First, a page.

© 2017 by Celia Jenkins

BaBs - NaNoWriMo

July 14, 2017

For this month's first BaBs article, I'd like to showcase something I love which you may not have heard of. I first heard of this many years ago at university, thought to myself what a good idea! I'll do that! and then promptly forgot about it. However, something reminded me of it a few years ago and in 2015 I took part in – and was a 'winner' of – NaNoWriMo. National Novel Writing Month.

 

You may remember that back in April I took part in NaPoWriMo (National Poetry Writing Month) which is a similar thing, based on the novel version which runs in November. The idea is simple: write a novel in a month. They class anything over 50,000 words to be a novel. That's 1,667 words per day, every day for the month of November.

 

Why? Well, if you're a writer you'll know how hard it can be to find the time to write. Whether it's work, school, university or just general life getting in the way, finding the time to sit down and write a novel can seem just as impossible as cracking one out in a month. However, NaNo provides a great platform for writers to motivate themselves to get something down on paper. With a clear target, it's easy to mark your progress and see how you're getting along. Most Wrimo's won't manage their 1,667 words every day – sometimes you miss the word count or write nothing at all one day, but then perhaps you'll be on a roll and crack out 5,000 words the next day. With a handy word counter built into the website (with statistical graphics to make it super clear) it's easy to keep track.

 

What is the benefit of having this online? Well, aside from having a place to mark your progress, the NaNoWriMo website is stuffed full of useful stuff for writers. Firstly, you can meet fellow writers. Mark yourself on the NaNo map and see other writers who are scribbling away in your area. Meet-ups only tend to happen in larger cities, but even if you don't get to meet up in person, you can contact fellow writers through the website for support and camaraderie. You can join online forums to discuss anything and everything, from writers block and info about contacting publishers to just chewing the fat. Also, check out the 'inspiration' section on the website. They have handy articles to help inspire you while you prepare to write your novel, and pep talks by real, published authors, including New York Times Bestsellers. Authors who have contributed include: Audrey Niffenegger, James Patternson, Lemony Snicket, Meg Cabot, Neil Gaiman, Nick Hornby and Philip Pullman. Pep talks from previous years are available on the website.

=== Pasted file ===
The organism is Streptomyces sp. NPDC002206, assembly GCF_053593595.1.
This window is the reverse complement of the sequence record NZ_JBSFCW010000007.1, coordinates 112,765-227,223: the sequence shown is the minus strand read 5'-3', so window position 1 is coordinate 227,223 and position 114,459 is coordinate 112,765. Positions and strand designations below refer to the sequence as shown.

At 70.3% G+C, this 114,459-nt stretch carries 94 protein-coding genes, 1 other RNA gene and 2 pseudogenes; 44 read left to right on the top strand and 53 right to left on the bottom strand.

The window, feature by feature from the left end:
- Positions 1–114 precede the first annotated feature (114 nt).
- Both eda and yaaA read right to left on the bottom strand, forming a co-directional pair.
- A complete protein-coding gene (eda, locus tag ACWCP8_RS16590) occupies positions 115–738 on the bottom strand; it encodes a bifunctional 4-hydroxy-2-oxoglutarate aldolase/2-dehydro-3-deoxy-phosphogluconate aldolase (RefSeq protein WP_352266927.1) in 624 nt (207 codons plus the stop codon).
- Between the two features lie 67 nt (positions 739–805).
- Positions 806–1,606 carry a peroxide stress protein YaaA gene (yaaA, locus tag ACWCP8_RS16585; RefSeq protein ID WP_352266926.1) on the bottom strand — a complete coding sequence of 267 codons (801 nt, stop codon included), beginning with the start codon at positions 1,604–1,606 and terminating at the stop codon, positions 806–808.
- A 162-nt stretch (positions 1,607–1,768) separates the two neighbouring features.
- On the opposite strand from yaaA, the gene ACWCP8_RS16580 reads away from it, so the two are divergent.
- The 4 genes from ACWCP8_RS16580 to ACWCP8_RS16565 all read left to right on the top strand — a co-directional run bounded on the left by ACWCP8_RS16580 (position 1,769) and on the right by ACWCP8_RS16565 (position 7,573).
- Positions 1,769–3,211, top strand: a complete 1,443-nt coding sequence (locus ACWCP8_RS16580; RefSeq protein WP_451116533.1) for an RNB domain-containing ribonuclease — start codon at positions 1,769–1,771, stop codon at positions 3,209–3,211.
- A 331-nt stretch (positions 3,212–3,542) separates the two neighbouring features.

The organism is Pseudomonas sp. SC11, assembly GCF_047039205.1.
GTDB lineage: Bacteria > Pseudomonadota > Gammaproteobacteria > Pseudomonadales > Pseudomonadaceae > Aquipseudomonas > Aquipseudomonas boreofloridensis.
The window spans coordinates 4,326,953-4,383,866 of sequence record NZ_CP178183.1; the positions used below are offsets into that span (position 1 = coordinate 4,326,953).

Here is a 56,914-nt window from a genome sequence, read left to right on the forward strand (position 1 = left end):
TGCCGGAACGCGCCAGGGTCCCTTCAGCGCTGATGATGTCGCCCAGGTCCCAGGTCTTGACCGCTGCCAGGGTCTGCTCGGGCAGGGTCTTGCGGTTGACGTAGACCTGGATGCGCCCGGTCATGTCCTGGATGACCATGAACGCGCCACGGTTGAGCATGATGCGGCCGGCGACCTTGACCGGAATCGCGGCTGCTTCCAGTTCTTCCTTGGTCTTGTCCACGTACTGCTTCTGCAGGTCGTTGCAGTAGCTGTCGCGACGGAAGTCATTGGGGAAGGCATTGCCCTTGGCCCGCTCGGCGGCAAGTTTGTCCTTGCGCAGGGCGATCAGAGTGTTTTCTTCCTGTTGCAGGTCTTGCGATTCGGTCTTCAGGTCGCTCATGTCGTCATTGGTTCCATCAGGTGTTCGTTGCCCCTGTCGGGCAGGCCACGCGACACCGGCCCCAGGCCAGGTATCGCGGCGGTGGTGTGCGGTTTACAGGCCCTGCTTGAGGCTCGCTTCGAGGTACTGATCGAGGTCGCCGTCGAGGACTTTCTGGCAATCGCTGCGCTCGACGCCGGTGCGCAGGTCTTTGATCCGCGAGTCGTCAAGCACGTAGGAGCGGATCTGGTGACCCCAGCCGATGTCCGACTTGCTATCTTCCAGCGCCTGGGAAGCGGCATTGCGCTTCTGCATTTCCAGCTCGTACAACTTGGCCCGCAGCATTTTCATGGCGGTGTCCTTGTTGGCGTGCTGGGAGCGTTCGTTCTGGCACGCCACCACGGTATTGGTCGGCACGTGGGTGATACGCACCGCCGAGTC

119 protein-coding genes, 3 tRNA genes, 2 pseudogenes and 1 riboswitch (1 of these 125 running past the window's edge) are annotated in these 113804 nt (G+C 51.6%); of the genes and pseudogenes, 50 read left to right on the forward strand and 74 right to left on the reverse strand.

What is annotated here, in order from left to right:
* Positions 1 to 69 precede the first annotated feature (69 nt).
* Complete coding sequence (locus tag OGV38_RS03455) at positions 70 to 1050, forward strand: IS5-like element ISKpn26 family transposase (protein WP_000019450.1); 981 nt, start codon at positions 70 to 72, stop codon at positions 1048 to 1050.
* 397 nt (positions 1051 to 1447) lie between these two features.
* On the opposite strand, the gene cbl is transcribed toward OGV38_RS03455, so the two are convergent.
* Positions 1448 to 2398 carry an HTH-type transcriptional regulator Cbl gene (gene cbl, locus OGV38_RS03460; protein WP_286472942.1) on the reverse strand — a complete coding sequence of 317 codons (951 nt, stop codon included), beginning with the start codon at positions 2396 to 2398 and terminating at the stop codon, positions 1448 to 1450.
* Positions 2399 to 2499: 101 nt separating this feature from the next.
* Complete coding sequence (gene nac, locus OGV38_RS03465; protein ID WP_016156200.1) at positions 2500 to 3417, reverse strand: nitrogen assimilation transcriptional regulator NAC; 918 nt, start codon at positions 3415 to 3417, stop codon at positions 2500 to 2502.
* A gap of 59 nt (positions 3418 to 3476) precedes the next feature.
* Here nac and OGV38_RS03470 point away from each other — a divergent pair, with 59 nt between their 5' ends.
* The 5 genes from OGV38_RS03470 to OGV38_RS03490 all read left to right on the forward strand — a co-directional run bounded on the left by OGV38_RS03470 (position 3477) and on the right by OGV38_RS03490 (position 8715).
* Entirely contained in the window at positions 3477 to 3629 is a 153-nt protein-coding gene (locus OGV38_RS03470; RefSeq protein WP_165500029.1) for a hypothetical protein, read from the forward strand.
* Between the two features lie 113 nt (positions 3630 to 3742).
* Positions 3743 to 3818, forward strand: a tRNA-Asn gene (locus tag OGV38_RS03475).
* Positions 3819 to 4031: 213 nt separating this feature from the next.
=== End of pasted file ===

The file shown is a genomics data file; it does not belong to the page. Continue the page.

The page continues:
So what happens if you 'win'? Well, to win NaNo you have to write 50,000 words within the month of November, and upload your work (securely) to the website for validation. If you've managed it, there is no 'prize' as such but you do get access to a whole bunch of goodies, donated to NaNoWriMo by various companies. These goodies include freebies and discounts from programs such as Scrivener, Storyist, Scribophile, Kobo and Evernote. If you are a budding writer and in need of some useful tools to aid your craft, a NaNo win will have you well set up for your future scribblings. Aside from that, you can also download a certificate to prove your achievement, as well as banners and logos for your website or Facebook page.

 

I love NaNoWriMo. It's such a good idea – a great way to meet people with similar interests, and an awesome way to channel your creativity with a clear focus. I managed to meet up with some fellow writers during the 2016 NaNoWriMo (in Japan!) and despite not completing NaNo that year, I made some awesome friends. I plan to take part in NaNo again this year, and I'm also currently in the process of editing the YA novel I wrote during the 2015 NaNo.

 

If you are a wannabe writer but feel like you never get around to your writing, challenge yourself to NaNoWriMo this year. It's free to join, and if you stick to your goals and make time to meet deadlines you'll soon be churning out a whole novel. It sure isn't easy fitting in 1,667 words every single day, but with the added focus and motivation you get through NaNo, it's much easier than it normally would be! For more information, check out the NaNoWriMo website, and also look into their other programs such as Camp NaNoWriMo and The Young Writers Program.

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